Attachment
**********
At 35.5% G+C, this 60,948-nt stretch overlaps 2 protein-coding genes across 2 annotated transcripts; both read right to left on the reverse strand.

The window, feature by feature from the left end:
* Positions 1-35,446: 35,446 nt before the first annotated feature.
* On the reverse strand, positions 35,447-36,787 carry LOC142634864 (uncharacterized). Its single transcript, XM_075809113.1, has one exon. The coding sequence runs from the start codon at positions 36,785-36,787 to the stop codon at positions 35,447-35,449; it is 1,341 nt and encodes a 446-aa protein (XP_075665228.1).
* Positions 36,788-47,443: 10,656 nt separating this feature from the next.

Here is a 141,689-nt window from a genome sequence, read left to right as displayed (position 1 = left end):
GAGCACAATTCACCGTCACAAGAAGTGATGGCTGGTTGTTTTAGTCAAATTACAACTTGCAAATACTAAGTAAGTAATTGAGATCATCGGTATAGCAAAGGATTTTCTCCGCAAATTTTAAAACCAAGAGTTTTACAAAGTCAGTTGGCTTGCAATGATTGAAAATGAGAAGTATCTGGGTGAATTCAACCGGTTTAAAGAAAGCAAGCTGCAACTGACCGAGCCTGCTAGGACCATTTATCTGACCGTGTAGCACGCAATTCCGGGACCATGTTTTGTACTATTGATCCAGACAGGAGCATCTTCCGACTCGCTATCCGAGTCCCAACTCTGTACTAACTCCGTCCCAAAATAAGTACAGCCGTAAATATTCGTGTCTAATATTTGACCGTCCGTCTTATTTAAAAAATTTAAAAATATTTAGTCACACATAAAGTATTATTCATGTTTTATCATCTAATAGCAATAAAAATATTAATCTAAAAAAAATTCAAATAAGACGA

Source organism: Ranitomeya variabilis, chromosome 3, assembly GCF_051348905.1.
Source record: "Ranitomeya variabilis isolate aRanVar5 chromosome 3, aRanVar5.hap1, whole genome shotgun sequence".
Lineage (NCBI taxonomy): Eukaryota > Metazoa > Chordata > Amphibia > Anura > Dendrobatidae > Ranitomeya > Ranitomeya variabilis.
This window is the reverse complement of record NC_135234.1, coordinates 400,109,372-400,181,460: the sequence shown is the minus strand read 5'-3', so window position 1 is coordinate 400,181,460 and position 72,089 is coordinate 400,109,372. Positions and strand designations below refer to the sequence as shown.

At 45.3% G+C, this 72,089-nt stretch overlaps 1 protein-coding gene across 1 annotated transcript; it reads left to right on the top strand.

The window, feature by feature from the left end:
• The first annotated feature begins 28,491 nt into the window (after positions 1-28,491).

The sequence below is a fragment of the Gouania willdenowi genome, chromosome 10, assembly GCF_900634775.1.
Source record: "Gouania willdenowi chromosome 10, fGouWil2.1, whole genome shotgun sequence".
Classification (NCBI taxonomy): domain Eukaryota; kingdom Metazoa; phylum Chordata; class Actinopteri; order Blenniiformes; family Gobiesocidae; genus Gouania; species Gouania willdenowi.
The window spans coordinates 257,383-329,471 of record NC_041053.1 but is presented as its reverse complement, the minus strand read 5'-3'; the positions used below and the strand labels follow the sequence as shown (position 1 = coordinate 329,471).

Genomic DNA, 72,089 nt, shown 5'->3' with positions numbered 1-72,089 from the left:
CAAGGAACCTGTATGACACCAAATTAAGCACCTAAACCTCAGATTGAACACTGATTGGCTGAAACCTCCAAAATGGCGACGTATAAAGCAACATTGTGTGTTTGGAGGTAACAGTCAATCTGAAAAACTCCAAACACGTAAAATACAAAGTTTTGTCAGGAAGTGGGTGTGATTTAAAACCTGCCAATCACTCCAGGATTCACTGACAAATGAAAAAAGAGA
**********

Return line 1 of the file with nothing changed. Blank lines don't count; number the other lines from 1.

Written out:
At 35.5% G+C, this 60,948-nt stretch overlaps 2 protein-coding genes across 2 annotated transcripts; both read right to left on the reverse strand.